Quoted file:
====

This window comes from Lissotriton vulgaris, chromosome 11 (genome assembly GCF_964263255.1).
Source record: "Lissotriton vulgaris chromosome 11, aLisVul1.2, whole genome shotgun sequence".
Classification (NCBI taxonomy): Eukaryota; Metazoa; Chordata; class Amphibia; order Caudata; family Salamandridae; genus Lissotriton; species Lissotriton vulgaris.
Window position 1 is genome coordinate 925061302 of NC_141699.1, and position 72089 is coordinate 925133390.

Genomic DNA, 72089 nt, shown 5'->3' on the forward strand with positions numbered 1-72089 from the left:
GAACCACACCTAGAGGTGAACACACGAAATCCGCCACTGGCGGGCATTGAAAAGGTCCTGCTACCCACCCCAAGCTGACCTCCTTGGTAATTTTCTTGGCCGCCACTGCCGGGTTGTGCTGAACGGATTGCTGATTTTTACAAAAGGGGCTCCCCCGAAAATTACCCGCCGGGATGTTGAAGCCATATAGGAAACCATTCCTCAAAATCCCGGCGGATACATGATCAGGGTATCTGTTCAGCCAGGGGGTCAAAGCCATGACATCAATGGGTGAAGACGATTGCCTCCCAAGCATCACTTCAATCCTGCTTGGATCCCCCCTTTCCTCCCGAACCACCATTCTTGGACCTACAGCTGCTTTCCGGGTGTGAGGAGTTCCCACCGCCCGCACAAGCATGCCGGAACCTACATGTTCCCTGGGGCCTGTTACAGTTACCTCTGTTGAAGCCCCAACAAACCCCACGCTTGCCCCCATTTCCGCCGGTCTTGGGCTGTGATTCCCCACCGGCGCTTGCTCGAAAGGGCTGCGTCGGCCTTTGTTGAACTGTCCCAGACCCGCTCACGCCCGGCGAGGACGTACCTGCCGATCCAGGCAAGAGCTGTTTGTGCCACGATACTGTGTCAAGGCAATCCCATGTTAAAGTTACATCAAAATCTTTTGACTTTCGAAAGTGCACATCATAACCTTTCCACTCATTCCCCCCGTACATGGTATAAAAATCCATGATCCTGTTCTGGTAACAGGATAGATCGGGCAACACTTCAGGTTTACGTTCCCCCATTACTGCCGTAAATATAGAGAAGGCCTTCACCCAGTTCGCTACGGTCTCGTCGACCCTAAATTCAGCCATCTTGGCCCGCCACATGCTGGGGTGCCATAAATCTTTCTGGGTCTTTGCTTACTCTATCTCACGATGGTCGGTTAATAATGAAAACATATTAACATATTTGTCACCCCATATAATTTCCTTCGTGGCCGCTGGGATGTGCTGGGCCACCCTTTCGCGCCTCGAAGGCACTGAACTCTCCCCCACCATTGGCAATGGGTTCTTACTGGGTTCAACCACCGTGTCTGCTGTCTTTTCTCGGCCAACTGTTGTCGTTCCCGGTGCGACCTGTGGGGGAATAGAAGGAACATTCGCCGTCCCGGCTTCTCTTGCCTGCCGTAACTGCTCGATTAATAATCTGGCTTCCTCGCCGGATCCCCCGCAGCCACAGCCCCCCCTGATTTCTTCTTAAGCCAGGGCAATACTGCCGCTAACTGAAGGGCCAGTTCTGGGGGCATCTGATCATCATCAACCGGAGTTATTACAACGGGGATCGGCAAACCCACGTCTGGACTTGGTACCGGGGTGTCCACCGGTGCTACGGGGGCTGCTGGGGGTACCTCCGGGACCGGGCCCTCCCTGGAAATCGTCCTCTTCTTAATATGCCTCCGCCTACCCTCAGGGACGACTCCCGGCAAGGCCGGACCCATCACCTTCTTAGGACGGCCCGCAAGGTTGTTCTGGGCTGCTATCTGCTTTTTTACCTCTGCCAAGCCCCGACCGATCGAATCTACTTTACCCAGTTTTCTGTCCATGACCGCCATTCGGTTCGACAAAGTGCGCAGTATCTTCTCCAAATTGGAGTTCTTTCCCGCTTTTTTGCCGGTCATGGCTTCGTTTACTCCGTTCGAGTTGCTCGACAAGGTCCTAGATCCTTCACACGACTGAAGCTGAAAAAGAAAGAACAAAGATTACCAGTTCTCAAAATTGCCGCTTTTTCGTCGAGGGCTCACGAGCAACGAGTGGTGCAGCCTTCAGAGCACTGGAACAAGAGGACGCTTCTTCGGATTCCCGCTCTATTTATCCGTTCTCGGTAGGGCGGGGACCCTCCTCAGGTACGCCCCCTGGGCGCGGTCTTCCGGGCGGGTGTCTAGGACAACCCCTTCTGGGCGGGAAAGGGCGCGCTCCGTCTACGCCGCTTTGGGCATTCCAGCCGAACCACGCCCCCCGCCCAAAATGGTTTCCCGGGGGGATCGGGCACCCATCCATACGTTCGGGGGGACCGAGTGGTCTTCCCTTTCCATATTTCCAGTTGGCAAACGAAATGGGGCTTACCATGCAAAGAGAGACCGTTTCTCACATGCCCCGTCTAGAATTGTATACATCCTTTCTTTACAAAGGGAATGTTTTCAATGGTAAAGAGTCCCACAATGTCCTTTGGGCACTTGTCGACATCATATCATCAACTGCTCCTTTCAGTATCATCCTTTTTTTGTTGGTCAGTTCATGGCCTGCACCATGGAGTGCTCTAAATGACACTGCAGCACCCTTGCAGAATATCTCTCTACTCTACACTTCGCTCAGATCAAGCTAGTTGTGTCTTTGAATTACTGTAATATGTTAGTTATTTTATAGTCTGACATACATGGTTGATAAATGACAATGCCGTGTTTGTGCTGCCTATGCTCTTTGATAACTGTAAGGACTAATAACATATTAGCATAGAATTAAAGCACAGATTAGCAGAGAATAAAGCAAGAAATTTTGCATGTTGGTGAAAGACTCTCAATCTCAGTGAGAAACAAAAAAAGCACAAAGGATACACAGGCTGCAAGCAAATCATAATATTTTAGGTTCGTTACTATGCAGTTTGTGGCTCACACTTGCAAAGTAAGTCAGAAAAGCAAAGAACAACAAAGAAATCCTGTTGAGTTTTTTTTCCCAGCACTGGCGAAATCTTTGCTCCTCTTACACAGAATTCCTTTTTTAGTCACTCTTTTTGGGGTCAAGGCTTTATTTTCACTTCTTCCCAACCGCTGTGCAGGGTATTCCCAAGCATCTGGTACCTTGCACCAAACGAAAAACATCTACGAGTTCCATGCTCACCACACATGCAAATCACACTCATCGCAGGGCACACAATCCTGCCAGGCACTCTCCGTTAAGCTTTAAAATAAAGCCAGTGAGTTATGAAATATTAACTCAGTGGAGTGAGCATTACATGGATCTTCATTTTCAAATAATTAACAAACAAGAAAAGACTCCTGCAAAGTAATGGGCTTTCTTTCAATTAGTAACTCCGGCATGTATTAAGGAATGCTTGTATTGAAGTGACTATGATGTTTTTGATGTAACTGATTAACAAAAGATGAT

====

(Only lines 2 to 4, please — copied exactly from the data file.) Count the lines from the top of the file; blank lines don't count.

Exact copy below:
Source record: "Lissotriton vulgaris chromosome 11, aLisVul1.2, whole genome shotgun sequence".
Classification (NCBI taxonomy): Eukaryota; Metazoa; Chordata; class Amphibia; order Caudata; family Salamandridae; genus Lissotriton; species Lissotriton vulgaris.
Window position 1 is genome coordinate 925061302 of NC_141699.1, and position 72089 is coordinate 925133390.